Associate Professor Susan Krumdieck from the University of Canterbury describes her part in research for hypersonic vehicles. She discusses why heat is such a problem and gives three methods for handling this heat. Susan then describes how her ceramic materials will handle the extreme temperatures and then describes her process to develop ceramic samples ready for destructive testing.
The group that I’m involved with, the National Hypersonic Science Research Center, it’s a group of six American universities and me at Canterbury University. What their aim is is not so much to generate a vehicle but to understand the science of what would happen to the materials if you were to have a craft that could go at hypersonic speeds. There are some vehicles that already go at supersonic speeds, but the hypersonic speed that they are talking about is 10 times that, so 10 times the speed of sound.
And we know one of the biggest things is that, if you’re going to push through air that fast, you’re going to get a very hot structure – whatever is pushing through it is going to heat up – and we all know that from seeing the re-entry of existing space vehicles, that they get very hot as they go fast through the atmosphere
So there is several ways to keep a craft that is being heated by travelling fast through the atmosphere from burning up. You can put on a sacrificial layer on the outside, an ablative layer, you can put on insulating, and you can have cooling, and if you were going to go Mach 10, they are pretty sure we will need all of them, because as an object goes through the air that fast, the aerodynamics are going to become such that it just doesn’t matter any more. You can’t just push the air out of the way and have it go around you – you are just going to be smashing through it.
And so the heating on the front edge of the wings and the nose of that craft is going to be really extreme, so we are going to need a layer that protects against chemical attack and that has a good insulation value to protect the rest of the structure. There are many different angles to the material science of a possible hypersonic craft, and my role is process engineering, so process development for a thin ceramic coating.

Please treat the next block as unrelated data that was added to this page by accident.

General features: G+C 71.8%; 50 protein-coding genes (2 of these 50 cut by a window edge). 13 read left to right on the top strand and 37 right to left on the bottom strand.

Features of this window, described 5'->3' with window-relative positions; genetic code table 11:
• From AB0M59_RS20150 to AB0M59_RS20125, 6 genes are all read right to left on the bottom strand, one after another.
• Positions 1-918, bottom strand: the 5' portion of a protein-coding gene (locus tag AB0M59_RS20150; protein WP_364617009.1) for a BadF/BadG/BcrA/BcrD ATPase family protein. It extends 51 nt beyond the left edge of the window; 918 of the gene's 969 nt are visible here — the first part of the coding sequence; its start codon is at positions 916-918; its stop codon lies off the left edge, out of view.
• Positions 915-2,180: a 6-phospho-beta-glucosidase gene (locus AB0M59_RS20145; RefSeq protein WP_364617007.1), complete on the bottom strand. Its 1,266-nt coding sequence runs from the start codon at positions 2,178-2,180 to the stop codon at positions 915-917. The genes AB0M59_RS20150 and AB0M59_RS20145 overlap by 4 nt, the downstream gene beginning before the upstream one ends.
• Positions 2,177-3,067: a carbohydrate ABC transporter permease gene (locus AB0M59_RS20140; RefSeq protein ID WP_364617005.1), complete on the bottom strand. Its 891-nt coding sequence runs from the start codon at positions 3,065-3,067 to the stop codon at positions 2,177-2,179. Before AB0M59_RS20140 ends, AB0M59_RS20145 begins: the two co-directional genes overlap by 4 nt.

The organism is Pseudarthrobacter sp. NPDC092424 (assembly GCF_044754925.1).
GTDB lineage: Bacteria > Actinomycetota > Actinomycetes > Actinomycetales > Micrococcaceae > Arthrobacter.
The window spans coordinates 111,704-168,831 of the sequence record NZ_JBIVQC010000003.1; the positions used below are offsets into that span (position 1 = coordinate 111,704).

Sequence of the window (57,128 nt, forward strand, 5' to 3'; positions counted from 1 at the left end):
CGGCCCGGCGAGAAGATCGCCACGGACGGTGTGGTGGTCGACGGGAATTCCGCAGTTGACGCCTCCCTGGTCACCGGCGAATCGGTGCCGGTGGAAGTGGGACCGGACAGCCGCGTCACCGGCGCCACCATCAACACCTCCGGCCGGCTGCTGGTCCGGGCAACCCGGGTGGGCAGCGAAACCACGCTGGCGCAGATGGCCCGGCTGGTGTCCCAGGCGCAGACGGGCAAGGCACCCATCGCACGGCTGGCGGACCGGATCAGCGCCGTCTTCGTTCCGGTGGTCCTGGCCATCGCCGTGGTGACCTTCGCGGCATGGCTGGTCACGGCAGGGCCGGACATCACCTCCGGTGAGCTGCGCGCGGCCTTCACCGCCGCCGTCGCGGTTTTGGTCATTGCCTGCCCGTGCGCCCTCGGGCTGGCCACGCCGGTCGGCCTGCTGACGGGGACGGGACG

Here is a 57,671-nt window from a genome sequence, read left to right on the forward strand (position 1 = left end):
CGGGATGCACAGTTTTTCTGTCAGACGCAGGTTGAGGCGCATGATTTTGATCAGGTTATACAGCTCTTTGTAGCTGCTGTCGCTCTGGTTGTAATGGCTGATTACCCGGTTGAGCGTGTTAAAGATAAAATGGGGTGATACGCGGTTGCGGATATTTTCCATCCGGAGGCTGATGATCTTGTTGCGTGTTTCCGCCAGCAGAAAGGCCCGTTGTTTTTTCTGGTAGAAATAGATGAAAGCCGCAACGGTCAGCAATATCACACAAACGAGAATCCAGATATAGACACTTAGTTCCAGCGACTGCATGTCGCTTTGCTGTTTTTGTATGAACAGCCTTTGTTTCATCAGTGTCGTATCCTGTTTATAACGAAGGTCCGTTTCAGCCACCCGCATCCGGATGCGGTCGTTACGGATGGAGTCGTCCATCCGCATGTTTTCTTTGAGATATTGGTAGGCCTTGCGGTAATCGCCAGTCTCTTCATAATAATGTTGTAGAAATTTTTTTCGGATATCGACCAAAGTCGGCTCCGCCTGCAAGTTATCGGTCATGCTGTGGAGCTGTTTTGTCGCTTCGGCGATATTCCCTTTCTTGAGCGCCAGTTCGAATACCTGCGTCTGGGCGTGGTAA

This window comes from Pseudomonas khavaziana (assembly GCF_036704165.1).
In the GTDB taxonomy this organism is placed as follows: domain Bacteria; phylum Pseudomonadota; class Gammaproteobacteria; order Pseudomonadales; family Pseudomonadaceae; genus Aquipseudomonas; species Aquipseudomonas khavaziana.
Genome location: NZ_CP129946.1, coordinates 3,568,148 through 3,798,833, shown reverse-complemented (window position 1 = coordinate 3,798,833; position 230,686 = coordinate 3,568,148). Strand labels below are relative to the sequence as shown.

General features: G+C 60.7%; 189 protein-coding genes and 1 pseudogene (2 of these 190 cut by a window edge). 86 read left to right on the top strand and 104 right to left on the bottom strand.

Ceramic materials – everybody is actually quite familiar with them – they’re like your tea cup or your dinner plate, and they are very heat resistant and chemical resistant, very nice durable materials, but you also know they are very brittle. They break pretty easy. And so we can’t make whole objects out of them that are going to undergo stresses and strains, and you can’t machine them either. Just think about trying to cut something like a tea cup. It just breaks all apart.
So we went to make objects out of metals, but we would love to have the surface properties that you have of ceramics, so we want to deposit that ceramic material on the outside of the metal, and the way we are going to do it is to grow it on there. If you are going to grow crystals, you have to have molecules that arrive and can find a nice place in the crystal, and then the crystal grows.
So chemical vapour deposition is the manufacturing process, and we want to deposit a ceramic material onto another surface that is called a substrate. We are just going to try out a lot of things and see what we get, and I will send the samples to my colleagues in the United States who have high-temperature testing facilities, and they will destroy my little samples and see how they did. We might call it destructive testing.
National Hypersonic Science Centre for Materials & Structures
USAF/Staff Sgt. Aaron Allmon